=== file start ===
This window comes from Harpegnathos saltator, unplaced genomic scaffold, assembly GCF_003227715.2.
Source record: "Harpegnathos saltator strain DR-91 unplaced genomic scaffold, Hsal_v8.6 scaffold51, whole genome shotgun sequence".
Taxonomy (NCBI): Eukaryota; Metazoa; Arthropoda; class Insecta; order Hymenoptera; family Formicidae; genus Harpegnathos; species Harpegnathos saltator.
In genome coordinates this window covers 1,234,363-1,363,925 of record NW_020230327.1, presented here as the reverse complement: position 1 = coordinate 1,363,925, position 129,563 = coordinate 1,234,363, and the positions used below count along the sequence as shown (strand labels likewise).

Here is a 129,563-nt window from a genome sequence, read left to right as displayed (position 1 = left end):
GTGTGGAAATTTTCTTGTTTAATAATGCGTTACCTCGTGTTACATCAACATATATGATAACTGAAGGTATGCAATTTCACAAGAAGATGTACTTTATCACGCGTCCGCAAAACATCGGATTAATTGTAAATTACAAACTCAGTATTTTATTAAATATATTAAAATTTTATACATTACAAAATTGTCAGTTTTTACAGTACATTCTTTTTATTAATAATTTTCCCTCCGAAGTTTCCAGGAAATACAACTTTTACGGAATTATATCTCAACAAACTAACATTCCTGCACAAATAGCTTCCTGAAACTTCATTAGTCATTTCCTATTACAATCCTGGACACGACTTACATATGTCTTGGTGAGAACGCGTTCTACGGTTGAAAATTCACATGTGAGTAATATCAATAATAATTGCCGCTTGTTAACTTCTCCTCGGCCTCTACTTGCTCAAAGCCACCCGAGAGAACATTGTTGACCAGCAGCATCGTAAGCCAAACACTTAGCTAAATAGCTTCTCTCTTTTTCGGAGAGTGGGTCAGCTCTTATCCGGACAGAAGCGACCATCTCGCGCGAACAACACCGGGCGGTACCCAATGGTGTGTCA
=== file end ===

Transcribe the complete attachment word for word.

This window comes from Harpegnathos saltator, unplaced genomic scaffold, assembly GCF_003227715.2.
Source record: "Harpegnathos saltator strain DR-91 unplaced genomic scaffold, Hsal_v8.6 scaffold51, whole genome shotgun sequence".
Taxonomy (NCBI): Eukaryota; Metazoa; Arthropoda; class Insecta; order Hymenoptera; family Formicidae; genus Harpegnathos; species Harpegnathos saltator.
In genome coordinates this window covers 1,234,363-1,363,925 of record NW_020230327.1, presented here as the reverse complement: position 1 = coordinate 1,363,925, position 129,563 = coordinate 1,234,363, and the positions used below count along the sequence as shown (strand labels likewise).

Here is a 129,563-nt window from a genome sequence, read left to right as displayed (position 1 = left end):
GTGTGGAAATTTTCTTGTTTAATAATGCGTTACCTCGTGTTACATCAACATATATGATAACTGAAGGTATGCAATTTCACAAGAAGATGTACTTTATCACGCGTCCGCAAAACATCGGATTAATTGTAAATTACAAACTCAGTATTTTATTAAATATATTAAAATTTTATACATTACAAAATTGTCAGTTTTTACAGTACATTCTTTTTATTAATAATTTTCCCTCCGAAGTTTCCAGGAAATACAACTTTTACGGAATTATATCTCAACAAACTAACATTCCTGCACAAATAGCTTCCTGAAACTTCATTAGTCATTTCCTATTACAATCCTGGACACGACTTACATATGTCTTGGTGAGAACGCGTTCTACGGTTGAAAATTCACATGTGAGTAATATCAATAATAATTGCCGCTTGTTAACTTCTCCTCGGCCTCTACTTGCTCAAAGCCACCCGAGAGAACATTGTTGACCAGCAGCATCGTAAGCCAAACACTTAGCTAAATAGCTTCTCTCTTTTTCGGAGAGTGGGTCAGCTCTTATCCGGACAGAAGCGACCATCTCGCGCGAACAACACCGGGCGGTACCCAATGGTGTGTCA